Highly personal and original, "Martha & Ethel" deals with a subject rarely seen onscreen before: nannies and their long-lasting influence on the children they raise. Criss-crossing the paths of the filmmakers' own nannies, a German-Catholic and a Southern black woman, this remarkable docu provides a piercing yet subtle look at the inner workings of two families as they change over five decades of American history and politics.
Highly personal and original, “Martha & Ethel” deals with a subject rarely seen onscreen before: nannies and their long-lasting influence on the children they raise. Criss-crossing the paths of the filmmakers’ own nannies, a German-Catholic and a Southern black woman, this remarkable docu provides a piercing yet subtle look at the inner workings of two families as they change over five decades of American history and politics.
Though Martha and Ethel are of similar age, they couldn’t have had more diverse backgrounds — and personalities. Born in Germany in 1902, Martha trained as a baby nurse and worked as a nanny for a Jewish family. In 1936, she escaped Nazi Germany and emigrated to the U.S. Five years later, she began working for the Johnstones, where she remained for the next 30 years — until retirement.
Ethel is just as eccentric as Martha but displays a greater sense of drama and humor when she speaks. She was born in 1903 in South Carolina to a sharecropper family. Like Martha, she totally embraced the responsibility of raising someone else’s family — in this case, the Ettingers — serving as its cornerstone through divorce, relocations and marriages.
Though intimately focused, “Martha & Ethel” embodies a universal dimension in its challenge to the conventional definition of family, summed up by Ethel as: “You don’t have to birth a child to love her.” Docu shows effectively that it’s possible to be closer as a surrogate than a biological mother. Indeed, the children ultimately absorbed the value systems of their nannies: Martha’s authoritarian discipline and Ethel’s warm kindness.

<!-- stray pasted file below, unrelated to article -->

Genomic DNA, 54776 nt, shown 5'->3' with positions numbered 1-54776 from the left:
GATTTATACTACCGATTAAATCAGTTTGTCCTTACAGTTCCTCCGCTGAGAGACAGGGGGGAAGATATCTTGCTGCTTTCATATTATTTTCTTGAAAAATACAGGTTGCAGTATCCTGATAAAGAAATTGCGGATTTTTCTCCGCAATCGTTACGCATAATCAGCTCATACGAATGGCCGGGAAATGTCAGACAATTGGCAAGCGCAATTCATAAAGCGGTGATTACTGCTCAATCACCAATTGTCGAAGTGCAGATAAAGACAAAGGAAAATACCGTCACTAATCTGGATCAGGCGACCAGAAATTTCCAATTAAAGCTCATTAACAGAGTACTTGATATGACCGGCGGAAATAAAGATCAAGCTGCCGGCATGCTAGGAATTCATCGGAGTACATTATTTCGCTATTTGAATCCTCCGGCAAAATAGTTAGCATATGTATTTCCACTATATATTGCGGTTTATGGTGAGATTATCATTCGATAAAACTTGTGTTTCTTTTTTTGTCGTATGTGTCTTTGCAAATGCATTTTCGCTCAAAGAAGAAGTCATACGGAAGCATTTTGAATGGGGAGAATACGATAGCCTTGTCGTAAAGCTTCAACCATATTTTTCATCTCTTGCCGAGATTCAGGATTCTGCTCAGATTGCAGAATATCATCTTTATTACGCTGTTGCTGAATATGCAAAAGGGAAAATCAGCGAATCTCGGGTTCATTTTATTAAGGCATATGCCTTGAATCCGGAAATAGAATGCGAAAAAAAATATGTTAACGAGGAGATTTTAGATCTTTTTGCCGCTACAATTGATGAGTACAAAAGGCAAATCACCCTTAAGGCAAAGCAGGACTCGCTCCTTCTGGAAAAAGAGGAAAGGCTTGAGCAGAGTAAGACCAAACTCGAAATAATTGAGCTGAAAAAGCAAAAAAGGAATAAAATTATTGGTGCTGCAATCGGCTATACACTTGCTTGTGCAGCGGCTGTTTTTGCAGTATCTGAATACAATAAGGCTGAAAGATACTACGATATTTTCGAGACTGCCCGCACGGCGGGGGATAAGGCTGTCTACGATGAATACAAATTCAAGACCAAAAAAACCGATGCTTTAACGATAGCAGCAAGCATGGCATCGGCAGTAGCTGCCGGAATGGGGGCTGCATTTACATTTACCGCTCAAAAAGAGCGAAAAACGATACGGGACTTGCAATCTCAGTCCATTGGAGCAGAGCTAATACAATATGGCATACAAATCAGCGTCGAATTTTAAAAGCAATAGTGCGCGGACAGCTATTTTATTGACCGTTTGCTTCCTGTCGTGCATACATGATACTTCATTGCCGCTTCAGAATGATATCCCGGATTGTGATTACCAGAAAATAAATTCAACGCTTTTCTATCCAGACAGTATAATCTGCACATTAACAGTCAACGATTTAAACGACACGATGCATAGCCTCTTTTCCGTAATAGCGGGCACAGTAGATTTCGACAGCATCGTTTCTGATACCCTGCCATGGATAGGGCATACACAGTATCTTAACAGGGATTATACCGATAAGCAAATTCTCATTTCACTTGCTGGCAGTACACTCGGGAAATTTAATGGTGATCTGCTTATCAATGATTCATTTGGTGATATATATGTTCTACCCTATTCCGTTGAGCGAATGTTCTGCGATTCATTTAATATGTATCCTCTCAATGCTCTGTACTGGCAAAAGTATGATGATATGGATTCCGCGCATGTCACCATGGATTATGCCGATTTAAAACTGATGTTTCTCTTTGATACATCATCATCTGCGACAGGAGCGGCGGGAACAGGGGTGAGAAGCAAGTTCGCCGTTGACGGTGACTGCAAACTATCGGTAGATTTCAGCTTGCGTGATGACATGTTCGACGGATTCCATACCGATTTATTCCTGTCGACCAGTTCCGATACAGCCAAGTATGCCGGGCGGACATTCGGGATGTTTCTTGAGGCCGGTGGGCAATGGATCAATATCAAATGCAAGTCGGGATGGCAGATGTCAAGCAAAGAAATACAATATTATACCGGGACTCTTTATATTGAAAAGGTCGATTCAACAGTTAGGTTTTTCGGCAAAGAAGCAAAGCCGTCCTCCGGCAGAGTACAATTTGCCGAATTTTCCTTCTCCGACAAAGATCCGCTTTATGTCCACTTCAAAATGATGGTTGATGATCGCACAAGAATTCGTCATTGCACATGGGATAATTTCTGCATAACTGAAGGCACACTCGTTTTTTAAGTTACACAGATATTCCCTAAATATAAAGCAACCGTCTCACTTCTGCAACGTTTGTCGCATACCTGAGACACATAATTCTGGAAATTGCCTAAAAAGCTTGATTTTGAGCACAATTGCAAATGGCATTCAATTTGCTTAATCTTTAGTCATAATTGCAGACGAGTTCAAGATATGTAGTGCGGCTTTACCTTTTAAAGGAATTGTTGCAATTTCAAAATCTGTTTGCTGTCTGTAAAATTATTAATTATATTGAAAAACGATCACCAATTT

As youngsters, the Ettingers and Johnstones were so used to their nannies’ presence and comfort that they were “offended” upon learning that a fee was paid for their services. Taking for granted their privileged status, they also naively assumed that every American family has its nanny.
Stylistically, “Martha & Ethel” employs traditional methods, mostly lengthy interviews with the nannies and their respective households. But what gives this docu a distinctive flavor is the personal odyssey that producer/director Jyll Johnstone and co-producer Barbara Ettinger have undergone, as they continue to define and redefine the meanings and effects of their relationships with their nannies.
“Martha & Ethel” assumes greater relevance by placing its unique personae in a broader political context. The vast changes in American society’s expectations of women as wives and mothers have dramatically affected the younger generation. It’s a testament to their bond that Ethel continues to live with Ettinger, though none of the children is at home, and that Martha moved to California to be closer to the Johnstones.
For the most part, “Martha & Ethel” presents its heroines from the children’s point of view. Docu glides over the emotional price and personal loss that these women might have experienced, as neither had romantic attachment once they assumed their positions. Analysis of the class differences between nannies and employers is lacking.
Still, earning every minute of its uplifting, life-affirming quality, “Martha & Ethel” raises provocative questions and is genuinely entertaining.